I'm trying to parse command-line arguments such that the three possibilities below are possible:

script file1 file2 file3 …
script -p pattern

Thus, the list of files is optional. If a -p pattern option is specified, then nothing else can be on the command line. Said in a "usage" format, it would probably look like this:

script [-p pattern | file [file …]]

I thought the way to do this with Python's argparse module would be like this:

parser = argparse.ArgumentParser(prog=base)
group = parser.add_mutually_exclusive_group()
group.add_argument('-p', '--pattern', help="Operate on files that match the glob pattern")
group.add_argument('files', nargs="*", help="files to operate on")
args = parser.parse_args()

But Python complains that my positional argument needs to be optional:

Traceback (most recent call last):
  File "script", line 92, in <module>
    group.add_argument('files', nargs="*", help="files to operate on")
ValueError: mutually exclusive arguments must be optional

But the argparse documentation says that the "*" argument to nargs meant that it is optional.

I haven't been able to find any other value for nargs that does the trick either. The closest I've come is using nargs="?", but that only grabs one file, not an optional list of any number.

Is it possible to compose this kind of argument syntax using argparse?

  • Might there be a way to do this with "subparsers"? docs.python.org/2/library/argparse.html#sub-commands – mac Mar 21 '18 at 18:27
  • 1
    Not a bad idea, @mac. Subparsers do seem to operate independently of one another. But my quick reading of the documentation suggests to me that the choice of which subparser is invoked is done by an earlier positional argument. (They use the example of parameters to the svn command.) I don't have any such selection mechanism I could use here in the desired command line arguments. – seanahern Mar 22 '18 at 18:32
  • yeah, this seems to be a major limitation; too bad there isn't support for a "default" subparser that would be used when the args don't contain any of the other named subparsers – mac Mar 23 '18 at 13:26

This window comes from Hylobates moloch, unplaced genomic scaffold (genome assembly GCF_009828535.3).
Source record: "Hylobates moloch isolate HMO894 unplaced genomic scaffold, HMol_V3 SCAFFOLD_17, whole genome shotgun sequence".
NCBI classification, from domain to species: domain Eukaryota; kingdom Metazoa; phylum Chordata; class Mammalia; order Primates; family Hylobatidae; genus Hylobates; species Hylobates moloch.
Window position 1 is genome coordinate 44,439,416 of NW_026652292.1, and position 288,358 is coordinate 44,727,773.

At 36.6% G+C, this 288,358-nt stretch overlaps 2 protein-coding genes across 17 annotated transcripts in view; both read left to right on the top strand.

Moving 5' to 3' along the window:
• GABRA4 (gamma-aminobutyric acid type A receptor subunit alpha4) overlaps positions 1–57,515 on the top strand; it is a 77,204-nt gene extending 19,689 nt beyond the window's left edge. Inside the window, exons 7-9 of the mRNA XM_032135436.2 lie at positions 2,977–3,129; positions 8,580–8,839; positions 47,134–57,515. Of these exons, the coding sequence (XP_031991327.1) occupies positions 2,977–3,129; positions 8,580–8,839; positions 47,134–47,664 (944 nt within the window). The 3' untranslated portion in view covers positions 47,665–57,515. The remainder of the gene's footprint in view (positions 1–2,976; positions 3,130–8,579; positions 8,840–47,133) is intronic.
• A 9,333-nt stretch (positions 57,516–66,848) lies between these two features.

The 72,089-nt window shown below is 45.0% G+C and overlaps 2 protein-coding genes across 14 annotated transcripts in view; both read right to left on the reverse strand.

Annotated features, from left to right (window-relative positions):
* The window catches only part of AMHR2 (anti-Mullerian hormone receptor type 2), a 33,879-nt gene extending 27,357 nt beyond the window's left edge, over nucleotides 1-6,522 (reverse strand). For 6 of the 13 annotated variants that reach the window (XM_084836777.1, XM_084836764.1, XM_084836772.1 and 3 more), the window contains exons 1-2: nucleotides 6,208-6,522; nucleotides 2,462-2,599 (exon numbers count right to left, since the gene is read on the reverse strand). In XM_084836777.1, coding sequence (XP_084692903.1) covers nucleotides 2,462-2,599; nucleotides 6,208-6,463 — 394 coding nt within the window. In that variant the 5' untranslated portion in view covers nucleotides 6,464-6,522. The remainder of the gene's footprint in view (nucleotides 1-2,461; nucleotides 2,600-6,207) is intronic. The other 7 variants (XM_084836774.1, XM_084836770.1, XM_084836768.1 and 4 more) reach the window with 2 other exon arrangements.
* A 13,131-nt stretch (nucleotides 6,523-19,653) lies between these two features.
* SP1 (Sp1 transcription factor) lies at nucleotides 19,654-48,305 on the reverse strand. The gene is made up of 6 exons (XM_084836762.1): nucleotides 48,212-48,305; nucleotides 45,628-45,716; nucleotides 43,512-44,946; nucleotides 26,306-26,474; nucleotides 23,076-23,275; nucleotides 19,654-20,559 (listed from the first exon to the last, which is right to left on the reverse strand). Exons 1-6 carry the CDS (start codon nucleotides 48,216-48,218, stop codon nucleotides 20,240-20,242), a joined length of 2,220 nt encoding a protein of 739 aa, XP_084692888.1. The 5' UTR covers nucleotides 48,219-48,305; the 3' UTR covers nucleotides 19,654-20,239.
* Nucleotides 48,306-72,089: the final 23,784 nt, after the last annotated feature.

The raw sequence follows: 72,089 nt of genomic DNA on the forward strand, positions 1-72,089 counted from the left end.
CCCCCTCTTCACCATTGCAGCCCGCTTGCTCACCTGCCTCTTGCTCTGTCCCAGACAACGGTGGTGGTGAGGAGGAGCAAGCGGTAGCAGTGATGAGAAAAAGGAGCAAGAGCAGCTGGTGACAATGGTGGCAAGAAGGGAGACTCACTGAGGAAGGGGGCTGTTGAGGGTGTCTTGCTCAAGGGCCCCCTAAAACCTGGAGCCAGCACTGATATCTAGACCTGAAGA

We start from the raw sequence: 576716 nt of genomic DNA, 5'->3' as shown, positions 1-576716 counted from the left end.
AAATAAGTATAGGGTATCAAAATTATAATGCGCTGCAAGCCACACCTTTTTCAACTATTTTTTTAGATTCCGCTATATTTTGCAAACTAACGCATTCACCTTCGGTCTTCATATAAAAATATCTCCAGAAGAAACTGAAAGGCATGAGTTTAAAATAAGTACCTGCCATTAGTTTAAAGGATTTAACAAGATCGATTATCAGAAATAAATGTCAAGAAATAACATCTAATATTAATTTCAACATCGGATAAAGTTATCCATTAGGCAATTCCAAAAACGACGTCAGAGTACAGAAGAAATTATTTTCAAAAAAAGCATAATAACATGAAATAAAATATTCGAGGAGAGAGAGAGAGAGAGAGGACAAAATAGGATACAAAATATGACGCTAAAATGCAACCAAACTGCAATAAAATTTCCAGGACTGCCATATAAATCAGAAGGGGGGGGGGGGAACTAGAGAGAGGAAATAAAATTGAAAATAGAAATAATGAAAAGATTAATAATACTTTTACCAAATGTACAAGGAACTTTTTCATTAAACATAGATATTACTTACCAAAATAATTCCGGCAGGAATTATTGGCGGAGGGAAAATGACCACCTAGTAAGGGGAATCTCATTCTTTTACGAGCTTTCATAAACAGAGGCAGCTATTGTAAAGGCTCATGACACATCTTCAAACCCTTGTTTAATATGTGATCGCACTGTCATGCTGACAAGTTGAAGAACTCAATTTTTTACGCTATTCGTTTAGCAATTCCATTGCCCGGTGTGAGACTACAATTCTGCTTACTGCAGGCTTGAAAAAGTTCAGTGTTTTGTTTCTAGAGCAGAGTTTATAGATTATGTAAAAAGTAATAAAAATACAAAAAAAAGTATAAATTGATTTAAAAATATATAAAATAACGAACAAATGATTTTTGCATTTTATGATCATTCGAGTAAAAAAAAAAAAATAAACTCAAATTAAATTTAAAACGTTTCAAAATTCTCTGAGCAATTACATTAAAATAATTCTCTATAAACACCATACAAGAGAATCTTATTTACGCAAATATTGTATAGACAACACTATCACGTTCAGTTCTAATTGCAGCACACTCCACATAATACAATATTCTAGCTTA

short answer

Add a default to the * positional


The code that is raising the error is,

    if action.required:
        msg = _('mutually exclusive arguments must be optional')
        raise ValueError(msg)

If I add a * to the parser, I see that the required attribute is set:

In [396]: a=p.add_argument('bar',nargs='*')
In [397]: a
Out[397]: _StoreAction(option_strings=[], dest='bar', nargs='*', const=None, default=None, type=None, choices=None, help=None, metavar=None)
In [398]: a.required
Out[398]: True

while for a ? it would be False. I'll have dig a bit further in the code to see why the difference. It could be a bug or overlooked 'feature', or there might a good reason. A tricky thing with 'optional' positionals is that no-answer is an answer, that is, an empty list of values is valid.

In [399]: args=p.parse_args([])
In [400]: args
Out[400]: Namespace(bar=[], ....)

So the mutually_exclusive has to have some way to distinguish between a default [] and real [].

For now I'd suggest using --files, a flagged argument rather than a positional one if you expect argparse to perform the mutually exclusive testing.

The code that sets the required attribute of a positional is:

    # mark positional arguments as required if at least one is
    # always required
    if kwargs.get('nargs') not in [OPTIONAL, ZERO_OR_MORE]:
        kwargs['required'] = True
    if kwargs.get('nargs') == ZERO_OR_MORE and 'default' not in kwargs:
        kwargs['required'] = True

So the solution is to specify a default for the *